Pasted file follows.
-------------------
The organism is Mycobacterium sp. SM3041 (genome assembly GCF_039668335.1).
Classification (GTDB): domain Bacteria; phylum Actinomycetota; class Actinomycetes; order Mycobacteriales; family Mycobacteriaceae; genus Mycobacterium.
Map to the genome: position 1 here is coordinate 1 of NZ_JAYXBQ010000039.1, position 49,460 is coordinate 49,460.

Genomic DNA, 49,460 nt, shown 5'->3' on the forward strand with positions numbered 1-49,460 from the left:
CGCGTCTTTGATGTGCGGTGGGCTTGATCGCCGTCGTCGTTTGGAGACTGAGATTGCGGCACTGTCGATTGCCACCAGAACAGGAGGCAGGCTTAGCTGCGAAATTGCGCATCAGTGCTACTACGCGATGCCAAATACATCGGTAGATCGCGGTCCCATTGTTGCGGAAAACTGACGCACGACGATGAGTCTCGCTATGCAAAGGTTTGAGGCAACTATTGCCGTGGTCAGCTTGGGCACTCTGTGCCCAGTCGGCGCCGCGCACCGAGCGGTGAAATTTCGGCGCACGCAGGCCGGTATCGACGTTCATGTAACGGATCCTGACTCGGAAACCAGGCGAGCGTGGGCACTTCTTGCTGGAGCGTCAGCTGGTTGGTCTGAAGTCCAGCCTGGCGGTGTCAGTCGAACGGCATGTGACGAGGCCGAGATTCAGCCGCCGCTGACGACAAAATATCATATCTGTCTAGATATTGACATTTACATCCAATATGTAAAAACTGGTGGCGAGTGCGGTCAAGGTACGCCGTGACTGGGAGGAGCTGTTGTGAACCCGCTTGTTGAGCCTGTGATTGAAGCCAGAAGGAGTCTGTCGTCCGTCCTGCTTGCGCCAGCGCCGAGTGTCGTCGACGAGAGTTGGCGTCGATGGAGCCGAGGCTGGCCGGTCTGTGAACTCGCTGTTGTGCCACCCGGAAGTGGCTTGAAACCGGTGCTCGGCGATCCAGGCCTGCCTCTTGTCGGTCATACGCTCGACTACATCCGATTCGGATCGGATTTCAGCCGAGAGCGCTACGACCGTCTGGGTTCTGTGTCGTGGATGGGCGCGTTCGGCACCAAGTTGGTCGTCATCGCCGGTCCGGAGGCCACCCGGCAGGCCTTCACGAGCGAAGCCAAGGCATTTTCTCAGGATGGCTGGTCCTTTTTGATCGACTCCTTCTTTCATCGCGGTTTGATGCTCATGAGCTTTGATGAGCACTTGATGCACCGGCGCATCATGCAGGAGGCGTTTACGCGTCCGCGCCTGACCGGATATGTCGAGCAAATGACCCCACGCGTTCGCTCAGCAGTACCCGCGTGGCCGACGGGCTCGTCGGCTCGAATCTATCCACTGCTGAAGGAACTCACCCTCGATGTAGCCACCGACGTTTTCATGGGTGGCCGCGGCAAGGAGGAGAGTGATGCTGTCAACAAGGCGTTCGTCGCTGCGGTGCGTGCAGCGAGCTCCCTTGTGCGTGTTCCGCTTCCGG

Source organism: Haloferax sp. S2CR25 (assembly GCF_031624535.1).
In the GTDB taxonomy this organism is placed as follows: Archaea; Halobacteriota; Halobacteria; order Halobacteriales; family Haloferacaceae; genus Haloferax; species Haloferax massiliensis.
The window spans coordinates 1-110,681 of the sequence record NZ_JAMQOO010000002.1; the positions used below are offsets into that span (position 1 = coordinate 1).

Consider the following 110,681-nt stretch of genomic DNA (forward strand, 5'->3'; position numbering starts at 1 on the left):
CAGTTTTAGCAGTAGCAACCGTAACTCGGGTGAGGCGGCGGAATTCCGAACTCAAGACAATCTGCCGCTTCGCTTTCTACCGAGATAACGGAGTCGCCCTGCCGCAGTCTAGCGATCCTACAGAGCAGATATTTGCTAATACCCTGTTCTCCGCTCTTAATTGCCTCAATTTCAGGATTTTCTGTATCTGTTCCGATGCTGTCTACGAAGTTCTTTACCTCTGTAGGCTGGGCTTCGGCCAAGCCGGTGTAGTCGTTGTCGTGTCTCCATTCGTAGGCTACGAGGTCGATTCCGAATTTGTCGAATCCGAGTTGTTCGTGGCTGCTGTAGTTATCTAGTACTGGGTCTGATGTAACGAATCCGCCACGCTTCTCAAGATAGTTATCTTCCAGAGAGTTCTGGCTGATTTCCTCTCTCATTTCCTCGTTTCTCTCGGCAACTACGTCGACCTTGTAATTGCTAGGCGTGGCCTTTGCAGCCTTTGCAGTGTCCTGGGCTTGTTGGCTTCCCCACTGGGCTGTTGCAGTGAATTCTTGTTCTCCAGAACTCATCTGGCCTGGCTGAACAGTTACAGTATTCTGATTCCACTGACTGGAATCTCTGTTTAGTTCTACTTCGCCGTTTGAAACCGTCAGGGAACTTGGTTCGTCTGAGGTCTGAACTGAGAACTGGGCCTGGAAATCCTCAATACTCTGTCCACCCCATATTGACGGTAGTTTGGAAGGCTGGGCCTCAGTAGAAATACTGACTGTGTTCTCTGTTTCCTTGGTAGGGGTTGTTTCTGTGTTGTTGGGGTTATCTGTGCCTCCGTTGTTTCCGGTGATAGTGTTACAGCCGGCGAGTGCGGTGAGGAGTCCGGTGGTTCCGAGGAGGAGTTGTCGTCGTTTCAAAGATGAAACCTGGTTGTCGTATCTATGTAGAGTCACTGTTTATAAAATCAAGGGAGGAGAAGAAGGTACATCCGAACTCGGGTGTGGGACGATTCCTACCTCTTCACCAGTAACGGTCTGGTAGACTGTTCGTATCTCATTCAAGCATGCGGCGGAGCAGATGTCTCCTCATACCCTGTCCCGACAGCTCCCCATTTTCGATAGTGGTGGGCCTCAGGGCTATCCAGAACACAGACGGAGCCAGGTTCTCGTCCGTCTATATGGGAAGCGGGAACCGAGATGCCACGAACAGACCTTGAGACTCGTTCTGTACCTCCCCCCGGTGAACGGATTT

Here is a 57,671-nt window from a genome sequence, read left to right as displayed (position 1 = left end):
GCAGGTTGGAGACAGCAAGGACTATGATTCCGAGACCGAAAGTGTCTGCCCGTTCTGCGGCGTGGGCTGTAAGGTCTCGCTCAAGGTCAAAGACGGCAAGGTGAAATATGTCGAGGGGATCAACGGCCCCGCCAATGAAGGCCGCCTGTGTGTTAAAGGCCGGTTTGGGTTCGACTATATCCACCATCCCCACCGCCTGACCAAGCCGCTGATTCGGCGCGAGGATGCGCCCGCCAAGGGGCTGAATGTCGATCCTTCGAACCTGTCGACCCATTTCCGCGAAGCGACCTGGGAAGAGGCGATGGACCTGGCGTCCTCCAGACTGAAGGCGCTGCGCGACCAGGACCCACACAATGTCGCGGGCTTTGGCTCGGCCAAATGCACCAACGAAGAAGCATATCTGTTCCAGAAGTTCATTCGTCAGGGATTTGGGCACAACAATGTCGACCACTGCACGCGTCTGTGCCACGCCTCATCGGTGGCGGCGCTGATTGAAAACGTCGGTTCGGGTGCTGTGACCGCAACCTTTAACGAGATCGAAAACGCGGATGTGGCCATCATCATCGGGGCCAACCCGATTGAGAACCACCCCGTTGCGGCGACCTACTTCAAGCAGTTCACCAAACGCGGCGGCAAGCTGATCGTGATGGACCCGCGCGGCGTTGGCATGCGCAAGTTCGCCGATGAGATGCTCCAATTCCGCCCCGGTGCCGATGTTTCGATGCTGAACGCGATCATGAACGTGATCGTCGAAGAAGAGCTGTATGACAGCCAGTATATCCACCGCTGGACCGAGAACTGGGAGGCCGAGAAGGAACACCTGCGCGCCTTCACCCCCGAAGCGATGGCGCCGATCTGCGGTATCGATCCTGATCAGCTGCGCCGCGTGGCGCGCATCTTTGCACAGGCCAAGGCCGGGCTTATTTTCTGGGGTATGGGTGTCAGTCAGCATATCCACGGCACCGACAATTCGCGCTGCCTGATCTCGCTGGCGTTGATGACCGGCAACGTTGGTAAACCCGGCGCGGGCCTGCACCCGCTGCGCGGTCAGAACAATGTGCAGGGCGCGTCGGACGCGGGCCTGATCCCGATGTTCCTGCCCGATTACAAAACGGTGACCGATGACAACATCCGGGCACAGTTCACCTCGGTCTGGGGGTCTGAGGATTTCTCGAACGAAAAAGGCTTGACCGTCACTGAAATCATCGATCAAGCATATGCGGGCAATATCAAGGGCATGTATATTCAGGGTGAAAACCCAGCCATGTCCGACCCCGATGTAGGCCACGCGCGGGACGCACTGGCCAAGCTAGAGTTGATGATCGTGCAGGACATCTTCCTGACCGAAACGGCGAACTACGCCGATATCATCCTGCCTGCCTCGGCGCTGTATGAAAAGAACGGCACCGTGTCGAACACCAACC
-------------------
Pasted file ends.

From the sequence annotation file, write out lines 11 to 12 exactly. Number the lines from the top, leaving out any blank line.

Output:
Here is a 57,671-nt window from a genome sequence, read left to right as displayed (position 1 = left end):
GCAGGTTGGAGACAGCAAGGACTATGATTCCGAGACCGAAAGTGTCTGCCCGTTCTGCGGCGTGGGCTGTAAGGTCTCGCTCAAGGTCAAAGACGGCAAGGTGAAATATGTCGAGGGGATCAACGGCCCCGCCAATGAAGGCCGCCTGTGTGTTAAAGGCCGGTTTGGGTTCGACTATATCCACCATCCCCACCGCCTGACCAAGCCGCTGATTCGGCGCGAGGATGCGCCCGCCAAGGGGCTGAATGTCGATCCTTCGAACCTGTCGACCCATTTCCGCGAAGCGACCTGGGAAGAGGCGATGGACCTGGCGTCCTCCAGACTGAAGGCGCTGCGCGACCAGGACCCACACAATGTCGCGGGCTTTGGCTCGGCCAAATGCACCAACGAAGAAGCATATCTGTTCCAGAAGTTCATTCGTCAGGGATTTGGGCACAACAATGTCGACCACTGCACGCGTCTGTGCCACGCCTCATCGGTGGCGGCGCTGATTGAAAACGTCGGTTCGGGTGCTGTGACCGCAACCTTTAACGAGATCGAAAACGCGGATGTGGCCATCATCATCGGGGCCAACCCGATTGAGAACCACCCCGTTGCGGCGACCTACTTCAAGCAGTTCACCAAACGCGGCGGCAAGCTGATCGTGATGGACCCGCGCGGCGTTGGCATGCGCAAGTTCGCCGATGAGATGCTCCAATTCCGCCCCGGTGCCGATGTTTCGATGCTGAACGCGATCATGAACGTGATCGTCGAAGAAGAGCTGTATGACAGCCAGTATATCCACCGCTGGACCGAGAACTGGGAGGCCGAGAAGGAACACCTGCGCGCCTTCACCCCCGAAGCGATGGCGCCGATCTGCGGTATCGATCCTGATCAGCTGCGCCGCGTGGCGCGCATCTTTGCACAGGCCAAGGCCGGGCTTATTTTCTGGGGTATGGGTGTCAGTCAGCATATCCACGGCACCGACAATTCGCGCTGCCTGATCTCGCTGGCGTTGATGACCGGCAACGTTGGTAAACCCGGCGCGGGCCTGCACCCGCTGCGCGGTCAGAACAATGTGCAGGGCGCGTCGGACGCGGGCCTGATCCCGATGTTCCTGCCCGATTACAAAACGGTGACCGATGACAACATCCGGGCACAGTTCACCTCGGTCTGGGGGTCTGAGGATTTCTCGAACGAAAAAGGCTTGACCGTCACTGAAATCATCGATCAAGCATATGCGGGCAATATCAAGGGCATGTATATTCAGGGTGAAAACCCAGCCATGTCCGACCCCGATGTAGGCCACGCGCGGGACGCACTGGCCAAGCTAGAGTTGATGATCGTGCAGGACATCTTCCTGACCGAAACGGCGAACTACGCCGATATCATCCTGCCTGCCTCGGCGCTGTATGAAAAGAACGGCACCGTGTCGAACACCAACC